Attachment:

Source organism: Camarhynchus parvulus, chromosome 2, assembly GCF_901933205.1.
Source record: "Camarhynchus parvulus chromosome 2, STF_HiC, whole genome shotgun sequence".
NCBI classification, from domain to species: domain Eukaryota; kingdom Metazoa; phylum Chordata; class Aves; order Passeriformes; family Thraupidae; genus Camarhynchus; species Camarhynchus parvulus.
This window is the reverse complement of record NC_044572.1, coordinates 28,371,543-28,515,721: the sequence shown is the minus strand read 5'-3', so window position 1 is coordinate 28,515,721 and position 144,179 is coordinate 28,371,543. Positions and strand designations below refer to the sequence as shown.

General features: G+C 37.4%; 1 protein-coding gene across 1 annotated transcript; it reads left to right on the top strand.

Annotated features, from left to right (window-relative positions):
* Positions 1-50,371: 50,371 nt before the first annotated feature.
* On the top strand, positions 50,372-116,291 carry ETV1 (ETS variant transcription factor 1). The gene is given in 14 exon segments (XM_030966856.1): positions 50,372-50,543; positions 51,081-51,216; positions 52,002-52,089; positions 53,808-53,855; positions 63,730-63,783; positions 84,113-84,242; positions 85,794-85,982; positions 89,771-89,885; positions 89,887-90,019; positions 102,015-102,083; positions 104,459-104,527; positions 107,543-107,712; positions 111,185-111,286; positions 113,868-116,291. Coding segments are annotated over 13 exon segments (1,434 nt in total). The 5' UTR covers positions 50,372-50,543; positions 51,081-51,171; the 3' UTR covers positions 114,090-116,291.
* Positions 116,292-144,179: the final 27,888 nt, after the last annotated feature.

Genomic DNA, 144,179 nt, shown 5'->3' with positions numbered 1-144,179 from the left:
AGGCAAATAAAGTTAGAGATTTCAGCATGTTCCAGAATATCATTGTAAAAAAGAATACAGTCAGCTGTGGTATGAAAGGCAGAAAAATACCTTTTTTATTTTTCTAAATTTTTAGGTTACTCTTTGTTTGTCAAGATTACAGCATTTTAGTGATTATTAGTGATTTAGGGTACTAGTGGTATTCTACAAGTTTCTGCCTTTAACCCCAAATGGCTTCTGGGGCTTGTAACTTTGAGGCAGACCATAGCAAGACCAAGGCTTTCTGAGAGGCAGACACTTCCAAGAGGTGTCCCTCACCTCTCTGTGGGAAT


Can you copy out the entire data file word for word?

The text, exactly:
Source organism: Camarhynchus parvulus, chromosome 2, assembly GCF_901933205.1.
Source record: "Camarhynchus parvulus chromosome 2, STF_HiC, whole genome shotgun sequence".
NCBI classification, from domain to species: domain Eukaryota; kingdom Metazoa; phylum Chordata; class Aves; order Passeriformes; family Thraupidae; genus Camarhynchus; species Camarhynchus parvulus.
This window is the reverse complement of record NC_044572.1, coordinates 28,371,543-28,515,721: the sequence shown is the minus strand read 5'-3', so window position 1 is coordinate 28,515,721 and position 144,179 is coordinate 28,371,543. Positions and strand designations below refer to the sequence as shown.

General features: G+C 37.4%; 1 protein-coding gene across 1 annotated transcript; it reads left to right on the top strand.

Annotated features, from left to right (window-relative positions):
* Positions 1-50,371: 50,371 nt before the first annotated feature.
* On the top strand, positions 50,372-116,291 carry ETV1 (ETS variant transcription factor 1). The gene is given in 14 exon segments (XM_030966856.1): positions 50,372-50,543; positions 51,081-51,216; positions 52,002-52,089; positions 53,808-53,855; positions 63,730-63,783; positions 84,113-84,242; positions 85,794-85,982; positions 89,771-89,885; positions 89,887-90,019; positions 102,015-102,083; positions 104,459-104,527; positions 107,543-107,712; positions 111,185-111,286; positions 113,868-116,291. Coding segments are annotated over 13 exon segments (1,434 nt in total). The 5' UTR covers positions 50,372-50,543; positions 51,081-51,171; the 3' UTR covers positions 114,090-116,291.
* Positions 116,292-144,179: the final 27,888 nt, after the last annotated feature.

Genomic DNA, 144,179 nt, shown 5'->3' with positions numbered 1-144,179 from the left:
AGGCAAATAAAGTTAGAGATTTCAGCATGTTCCAGAATATCATTGTAAAAAAGAATACAGTCAGCTGTGGTATGAAAGGCAGAAAAATACCTTTTTTATTTTTCTAAATTTTTAGGTTACTCTTTGTTTGTCAAGATTACAGCATTTTAGTGATTATTAGTGATTTAGGGTACTAGTGGTATTCTACAAGTTTCTGCCTTTAACCCCAAATGGCTTCTGGGGCTTGTAACTTTGAGGCAGACCATAGCAAGACCAAGGCTTTCTGAGAGGCAGACACTTCCAAGAGGTGTCCCTCACCTCTCTGTGGGAAT